However, concerns over repair and maintenance costs appear to be resulting in fewer operators specifying self-steers on standard-length semi-trailers, despite their ability to cut tyre costs. "Operators are telling me that the extra expenditure can often cancel out any saving," explains Schmitz Cargobull's UK technical director Derek Skinner.

Turning to truck axles, Meritor is busy promoting its newly redesigned MT-32-610 hub-reduction double-drive bogie, for both on- and off-highway use. The firm cites operators running 8x4 tippers that regularly drive onto muddy construction sites as among potential users.

But while hub-reduction axles have the advantage of improved ground clearance, they can cost more, in terms of fuel consumption. That is one reason why early last year DAF launched a single-reduction double-drive bogie. Its SR1360T is claimed to cut diesel usage by more than 5% – and with a weight saving of 375kg, compared to the equivalent hub-reduction tandem. It is not, however, suitable for arduous off-road applications, DAF stresses.

Not to be outdone, the 2012 IAA Hanover Commercial Vehicle Show saw Meritor display the latest version of its 18X single-reduction drive axle, marketed as an alternative to hub-reduction where needed. "It improves fuel economy by more than 3% and accommodates higher-horsepower and higher-torque engines," states managing director for the truck axles business in Europe, Steven Gudgel. It's also available in a variety of ratios, including 2.47, claimed to be the fastest in Europe.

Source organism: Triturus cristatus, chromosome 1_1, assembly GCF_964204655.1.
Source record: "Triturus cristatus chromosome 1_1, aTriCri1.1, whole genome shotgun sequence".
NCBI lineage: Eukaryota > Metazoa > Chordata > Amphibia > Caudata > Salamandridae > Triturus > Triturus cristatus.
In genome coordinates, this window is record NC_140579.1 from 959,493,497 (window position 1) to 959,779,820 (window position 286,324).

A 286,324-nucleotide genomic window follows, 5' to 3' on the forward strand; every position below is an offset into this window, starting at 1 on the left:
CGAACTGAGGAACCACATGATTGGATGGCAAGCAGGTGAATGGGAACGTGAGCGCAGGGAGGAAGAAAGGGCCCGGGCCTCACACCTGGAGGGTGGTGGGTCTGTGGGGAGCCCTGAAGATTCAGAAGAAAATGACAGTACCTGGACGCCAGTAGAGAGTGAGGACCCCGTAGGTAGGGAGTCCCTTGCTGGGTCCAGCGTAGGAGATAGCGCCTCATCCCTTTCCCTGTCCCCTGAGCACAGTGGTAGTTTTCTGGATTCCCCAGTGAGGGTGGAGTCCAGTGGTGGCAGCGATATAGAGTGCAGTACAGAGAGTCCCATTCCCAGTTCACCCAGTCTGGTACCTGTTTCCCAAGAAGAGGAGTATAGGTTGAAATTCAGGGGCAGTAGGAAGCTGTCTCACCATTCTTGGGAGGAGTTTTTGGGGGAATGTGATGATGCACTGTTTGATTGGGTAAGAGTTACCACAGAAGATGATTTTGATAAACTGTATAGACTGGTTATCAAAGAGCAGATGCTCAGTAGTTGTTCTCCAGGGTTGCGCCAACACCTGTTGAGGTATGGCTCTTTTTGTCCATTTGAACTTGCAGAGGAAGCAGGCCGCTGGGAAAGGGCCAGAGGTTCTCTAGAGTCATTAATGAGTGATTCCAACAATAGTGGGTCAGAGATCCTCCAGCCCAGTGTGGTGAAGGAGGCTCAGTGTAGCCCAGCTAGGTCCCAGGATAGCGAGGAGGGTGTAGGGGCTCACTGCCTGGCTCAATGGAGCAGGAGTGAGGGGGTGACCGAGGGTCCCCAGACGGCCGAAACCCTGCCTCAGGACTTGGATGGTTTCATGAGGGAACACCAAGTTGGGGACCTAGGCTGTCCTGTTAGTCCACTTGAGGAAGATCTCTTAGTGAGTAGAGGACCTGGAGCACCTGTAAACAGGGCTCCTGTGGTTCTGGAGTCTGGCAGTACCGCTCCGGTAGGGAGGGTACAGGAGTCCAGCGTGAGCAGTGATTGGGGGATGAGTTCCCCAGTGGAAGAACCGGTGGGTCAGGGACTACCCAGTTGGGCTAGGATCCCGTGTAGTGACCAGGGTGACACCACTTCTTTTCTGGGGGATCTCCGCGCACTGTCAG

Gudgel contends that such ratios will benefit Euro 6 engined trucks, providing the lower rpm required to improve fuel economy. He also points to the fact that 18X is laser-welded, resulting in an unusually stiff drive ring and differential. As well as imbuing the axle with a higher torque capacity, this enables the gears to mesh better, resulting in a claimed 30% improvement in durability.